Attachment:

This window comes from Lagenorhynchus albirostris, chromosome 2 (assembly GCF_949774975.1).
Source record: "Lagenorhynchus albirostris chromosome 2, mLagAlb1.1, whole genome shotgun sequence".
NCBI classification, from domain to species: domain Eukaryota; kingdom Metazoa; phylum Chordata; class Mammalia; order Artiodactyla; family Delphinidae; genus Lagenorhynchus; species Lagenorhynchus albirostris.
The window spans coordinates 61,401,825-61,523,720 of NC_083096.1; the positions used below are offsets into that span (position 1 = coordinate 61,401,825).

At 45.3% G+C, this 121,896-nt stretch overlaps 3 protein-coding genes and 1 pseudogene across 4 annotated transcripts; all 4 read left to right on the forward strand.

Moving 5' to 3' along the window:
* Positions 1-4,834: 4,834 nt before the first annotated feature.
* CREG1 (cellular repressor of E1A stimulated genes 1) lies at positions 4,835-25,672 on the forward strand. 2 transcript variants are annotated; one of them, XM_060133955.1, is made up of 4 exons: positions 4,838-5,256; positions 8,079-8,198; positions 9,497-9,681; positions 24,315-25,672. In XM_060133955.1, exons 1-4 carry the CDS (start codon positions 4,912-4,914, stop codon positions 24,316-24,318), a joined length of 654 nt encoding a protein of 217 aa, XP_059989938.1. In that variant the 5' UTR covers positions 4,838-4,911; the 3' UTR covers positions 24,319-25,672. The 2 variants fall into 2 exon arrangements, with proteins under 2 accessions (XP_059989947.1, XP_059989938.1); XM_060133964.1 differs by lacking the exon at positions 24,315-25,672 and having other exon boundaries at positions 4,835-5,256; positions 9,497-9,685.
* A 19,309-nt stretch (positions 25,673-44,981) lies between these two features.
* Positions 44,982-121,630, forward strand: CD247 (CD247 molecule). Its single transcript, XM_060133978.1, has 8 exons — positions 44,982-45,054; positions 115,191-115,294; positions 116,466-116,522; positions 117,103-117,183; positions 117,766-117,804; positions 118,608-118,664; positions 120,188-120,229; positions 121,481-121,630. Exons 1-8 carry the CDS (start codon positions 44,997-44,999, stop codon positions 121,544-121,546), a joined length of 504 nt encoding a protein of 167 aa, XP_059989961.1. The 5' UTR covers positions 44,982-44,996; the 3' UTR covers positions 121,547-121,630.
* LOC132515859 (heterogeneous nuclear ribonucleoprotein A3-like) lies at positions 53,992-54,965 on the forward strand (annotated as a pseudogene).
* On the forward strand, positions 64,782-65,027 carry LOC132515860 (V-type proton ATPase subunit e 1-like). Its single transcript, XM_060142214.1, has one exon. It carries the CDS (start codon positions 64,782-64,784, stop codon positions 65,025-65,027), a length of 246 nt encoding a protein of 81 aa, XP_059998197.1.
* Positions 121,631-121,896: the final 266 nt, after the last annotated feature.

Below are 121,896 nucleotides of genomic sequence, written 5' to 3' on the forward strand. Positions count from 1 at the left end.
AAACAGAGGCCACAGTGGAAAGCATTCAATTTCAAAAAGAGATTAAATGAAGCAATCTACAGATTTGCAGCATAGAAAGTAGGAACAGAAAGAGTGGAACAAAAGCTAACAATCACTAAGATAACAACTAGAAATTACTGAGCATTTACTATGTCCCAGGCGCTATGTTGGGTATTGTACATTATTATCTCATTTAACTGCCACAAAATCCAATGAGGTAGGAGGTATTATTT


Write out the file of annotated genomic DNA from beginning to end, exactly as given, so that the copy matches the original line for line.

This window comes from Lagenorhynchus albirostris, chromosome 2 (assembly GCF_949774975.1).
Source record: "Lagenorhynchus albirostris chromosome 2, mLagAlb1.1, whole genome shotgun sequence".
NCBI classification, from domain to species: domain Eukaryota; kingdom Metazoa; phylum Chordata; class Mammalia; order Artiodactyla; family Delphinidae; genus Lagenorhynchus; species Lagenorhynchus albirostris.
The window spans coordinates 61,401,825-61,523,720 of NC_083096.1; the positions used below are offsets into that span (position 1 = coordinate 61,401,825).

At 45.3% G+C, this 121,896-nt stretch overlaps 3 protein-coding genes and 1 pseudogene across 4 annotated transcripts; all 4 read left to right on the forward strand.

Moving 5' to 3' along the window:
* Positions 1-4,834: 4,834 nt before the first annotated feature.
* CREG1 (cellular repressor of E1A stimulated genes 1) lies at positions 4,835-25,672 on the forward strand. 2 transcript variants are annotated; one of them, XM_060133955.1, is made up of 4 exons: positions 4,838-5,256; positions 8,079-8,198; positions 9,497-9,681; positions 24,315-25,672. In XM_060133955.1, exons 1-4 carry the CDS (start codon positions 4,912-4,914, stop codon positions 24,316-24,318), a joined length of 654 nt encoding a protein of 217 aa, XP_059989938.1. In that variant the 5' UTR covers positions 4,838-4,911; the 3' UTR covers positions 24,319-25,672. The 2 variants fall into 2 exon arrangements, with proteins under 2 accessions (XP_059989947.1, XP_059989938.1); XM_060133964.1 differs by lacking the exon at positions 24,315-25,672 and having other exon boundaries at positions 4,835-5,256; positions 9,497-9,685.
* A 19,309-nt stretch (positions 25,673-44,981) lies between these two features.
* Positions 44,982-121,630, forward strand: CD247 (CD247 molecule). Its single transcript, XM_060133978.1, has 8 exons — positions 44,982-45,054; positions 115,191-115,294; positions 116,466-116,522; positions 117,103-117,183; positions 117,766-117,804; positions 118,608-118,664; positions 120,188-120,229; positions 121,481-121,630. Exons 1-8 carry the CDS (start codon positions 44,997-44,999, stop codon positions 121,544-121,546), a joined length of 504 nt encoding a protein of 167 aa, XP_059989961.1. The 5' UTR covers positions 44,982-44,996; the 3' UTR covers positions 121,547-121,630.
* LOC132515859 (heterogeneous nuclear ribonucleoprotein A3-like) lies at positions 53,992-54,965 on the forward strand (annotated as a pseudogene).
* On the forward strand, positions 64,782-65,027 carry LOC132515860 (V-type proton ATPase subunit e 1-like). Its single transcript, XM_060142214.1, has one exon. It carries the CDS (start codon positions 64,782-64,784, stop codon positions 65,025-65,027), a length of 246 nt encoding a protein of 81 aa, XP_059998197.1.
* Positions 121,631-121,896: the final 266 nt, after the last annotated feature.

Below are 121,896 nucleotides of genomic sequence, written 5' to 3' on the forward strand. Positions count from 1 at the left end.
AAACAGAGGCCACAGTGGAAAGCATTCAATTTCAAAAAGAGATTAAATGAAGCAATCTACAGATTTGCAGCATAGAAAGTAGGAACAGAAAGAGTGGAACAAAAGCTAACAATCACTAAGATAACAACTAGAAATTACTGAGCATTTACTATGTCCCAGGCGCTATGTTGGGTATTGTACATTATTATCTCATTTAACTGCCACAAAATCCAATGAGGTAGGAGGTATTATTT